Archive for September 2009
Over the course of the last few years I have read quite a lot of business books and blogs. I’ve gleaned a lot of valuable information from these sources, but in the back of my mind there are typically also a lot of bits of information that I fill in or gloss over when reading from these sources. You see, coming from a science background, I am much less likely to take some uncited and unresearched nugget of conventional wisdom at face value. I’m not trying to say that I’m smarter than these guys, I’m just trying to say that I treat much of what is said as hypothesis rather than fact. Often times there will be glaring holes in the story or unanswered questions when reading the accounts of the successful business or entrepreneur being described in the book or blog post.
I don’t know what it is that keeps me coming back to fill up on more business knowledge time and again from these sources, but there must be a deep seated need for intellectual gratification that I expect to find – or maybe it is a play on the desire to succeed or find the missing bit of information that was holding me back. From experience I have found that it is typically inspection, reflection, and introspection that leads to breakthroughs. Nuggets of wisdom are valuable for initiating these cycles of reflection, but on their own don’t typically solve any problems directly.
Over time, however constant skepticism becomes very tiring, as you are always second guessing yourself and what you are reading. I really wish I had an answer for this but I really don’t.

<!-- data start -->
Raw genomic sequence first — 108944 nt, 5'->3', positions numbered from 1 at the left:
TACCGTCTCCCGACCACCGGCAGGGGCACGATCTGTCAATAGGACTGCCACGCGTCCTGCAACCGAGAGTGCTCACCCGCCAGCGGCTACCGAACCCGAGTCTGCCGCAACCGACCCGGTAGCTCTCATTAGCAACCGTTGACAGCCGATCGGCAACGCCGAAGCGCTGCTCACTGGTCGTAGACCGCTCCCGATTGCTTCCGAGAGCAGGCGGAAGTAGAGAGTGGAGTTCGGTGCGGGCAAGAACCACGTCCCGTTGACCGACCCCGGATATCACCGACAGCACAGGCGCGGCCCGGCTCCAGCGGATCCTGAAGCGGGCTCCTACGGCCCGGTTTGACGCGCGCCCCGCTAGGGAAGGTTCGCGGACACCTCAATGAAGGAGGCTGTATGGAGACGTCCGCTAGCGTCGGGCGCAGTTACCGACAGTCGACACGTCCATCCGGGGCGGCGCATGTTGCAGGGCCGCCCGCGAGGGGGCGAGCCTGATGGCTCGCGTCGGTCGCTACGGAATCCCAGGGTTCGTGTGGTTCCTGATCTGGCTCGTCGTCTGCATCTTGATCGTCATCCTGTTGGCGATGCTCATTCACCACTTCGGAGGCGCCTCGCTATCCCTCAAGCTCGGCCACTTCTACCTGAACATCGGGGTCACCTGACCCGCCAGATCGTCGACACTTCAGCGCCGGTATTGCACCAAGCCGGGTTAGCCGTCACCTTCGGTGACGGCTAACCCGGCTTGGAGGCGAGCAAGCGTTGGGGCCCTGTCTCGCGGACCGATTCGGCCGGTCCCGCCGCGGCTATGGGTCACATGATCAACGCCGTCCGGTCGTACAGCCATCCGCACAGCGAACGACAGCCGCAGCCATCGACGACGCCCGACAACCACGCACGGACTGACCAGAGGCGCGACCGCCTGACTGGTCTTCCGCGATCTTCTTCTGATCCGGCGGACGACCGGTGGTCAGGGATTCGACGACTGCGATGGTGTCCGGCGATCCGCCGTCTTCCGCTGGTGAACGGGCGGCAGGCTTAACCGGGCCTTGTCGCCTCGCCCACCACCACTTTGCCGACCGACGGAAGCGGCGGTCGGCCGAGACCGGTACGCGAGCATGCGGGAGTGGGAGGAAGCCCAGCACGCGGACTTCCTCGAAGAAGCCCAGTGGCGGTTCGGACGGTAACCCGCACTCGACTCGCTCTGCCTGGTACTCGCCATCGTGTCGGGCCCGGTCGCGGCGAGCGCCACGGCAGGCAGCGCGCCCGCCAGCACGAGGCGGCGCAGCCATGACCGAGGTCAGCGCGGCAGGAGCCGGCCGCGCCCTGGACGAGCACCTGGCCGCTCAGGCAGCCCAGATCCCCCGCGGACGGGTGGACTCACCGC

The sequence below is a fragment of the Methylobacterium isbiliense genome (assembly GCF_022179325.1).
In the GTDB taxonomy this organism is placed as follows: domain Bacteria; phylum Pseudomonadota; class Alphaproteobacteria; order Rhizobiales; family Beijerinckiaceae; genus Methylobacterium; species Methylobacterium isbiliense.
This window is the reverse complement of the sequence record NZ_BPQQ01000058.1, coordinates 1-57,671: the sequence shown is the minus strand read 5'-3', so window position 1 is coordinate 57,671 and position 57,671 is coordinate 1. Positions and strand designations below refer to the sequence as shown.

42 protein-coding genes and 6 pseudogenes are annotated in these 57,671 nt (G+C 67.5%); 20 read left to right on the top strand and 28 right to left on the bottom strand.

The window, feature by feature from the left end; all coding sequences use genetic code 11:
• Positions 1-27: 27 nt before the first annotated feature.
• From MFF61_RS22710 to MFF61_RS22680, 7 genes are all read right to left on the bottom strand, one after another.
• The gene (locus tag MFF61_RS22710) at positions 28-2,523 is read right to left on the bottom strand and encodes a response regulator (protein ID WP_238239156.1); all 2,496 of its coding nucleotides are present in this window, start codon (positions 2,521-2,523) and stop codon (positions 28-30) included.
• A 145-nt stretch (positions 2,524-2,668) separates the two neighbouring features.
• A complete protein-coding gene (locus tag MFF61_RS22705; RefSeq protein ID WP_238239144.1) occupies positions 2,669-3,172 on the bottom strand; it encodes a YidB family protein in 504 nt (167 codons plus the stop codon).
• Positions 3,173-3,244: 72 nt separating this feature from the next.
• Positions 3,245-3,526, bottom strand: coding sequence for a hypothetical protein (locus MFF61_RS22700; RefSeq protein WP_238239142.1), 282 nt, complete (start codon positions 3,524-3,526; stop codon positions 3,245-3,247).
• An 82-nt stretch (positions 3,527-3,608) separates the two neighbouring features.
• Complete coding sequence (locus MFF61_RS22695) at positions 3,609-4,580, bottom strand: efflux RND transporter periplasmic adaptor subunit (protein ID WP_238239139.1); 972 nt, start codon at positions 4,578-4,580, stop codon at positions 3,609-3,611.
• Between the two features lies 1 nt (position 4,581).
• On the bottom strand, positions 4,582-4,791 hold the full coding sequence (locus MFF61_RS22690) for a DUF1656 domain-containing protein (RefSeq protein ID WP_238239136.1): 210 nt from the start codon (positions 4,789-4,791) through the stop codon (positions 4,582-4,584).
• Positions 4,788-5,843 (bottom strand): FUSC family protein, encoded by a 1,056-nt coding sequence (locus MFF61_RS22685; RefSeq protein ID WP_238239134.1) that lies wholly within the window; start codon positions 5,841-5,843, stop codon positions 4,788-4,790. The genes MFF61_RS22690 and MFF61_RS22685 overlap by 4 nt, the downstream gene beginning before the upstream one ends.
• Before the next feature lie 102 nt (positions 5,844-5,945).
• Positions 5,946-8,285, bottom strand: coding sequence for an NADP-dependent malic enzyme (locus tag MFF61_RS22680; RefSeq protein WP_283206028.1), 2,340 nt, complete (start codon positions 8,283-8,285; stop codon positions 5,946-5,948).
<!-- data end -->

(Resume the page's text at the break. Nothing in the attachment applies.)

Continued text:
I can’t help but think that the way business books and business education curricula are so based on case studies exposes them to huge amounts of confirmation bias. It works like this: pick your favorite business theory and you are sure to find several instances of companies apparently following the principles to succeed. Of course there are probably many that follow the principles and fail also, but not only are the stories likely buried, but it is also easy to attribute the failure to some other confounding variable.
I realize that a lot of blogs are sensationalistic in order to keep readership high. The bloggers have their ‘people’ who religiously follow every post and comment en masse any time a new post is put up. The bloggers know that to survive they have to keep coming up with nicely digestible soundbites, nuggets of wisdom and top ten lists of why you are doing things wrong.
I’d like to see less sensationalism among the business book writers, gurus and bloggers, but I know that it is never going to happen. For the same reason that consultants keep an air of mystery and omniscience to be able to keep their rates high and their customers calling back, publishers and writers need a similar air to keep their businesses alive.
Maybe the ideal is to read blogs of writers whose primary function is not a business blog writer but a CEO/CTO or other executive. They presumably have the experience to speak on business given their position, but they are not completely invested in making money on their writing. Of course there could be the issue of public reputation and disclosure. The competitive nature of business is such that you don’t want to accidentally give away some strategic elements of your business to your competition right? An executive blogger may also be more guarded in what they will venture to say on a blog also. More radical ideas may not be expressed due to fear of ridicule as a company leader.
I also can’t help but feel that as technologies and markets change, we scramble for answers and guiding lights to help us navigate the changing waters, and we are likely to latch on to theories that are more like memes than business theories. Since markets and technology can change much more rapidly than our education systems and mechanisms for coping with business realities, half-baked explanations of why some business practice is good or bad travels more like an internet meme.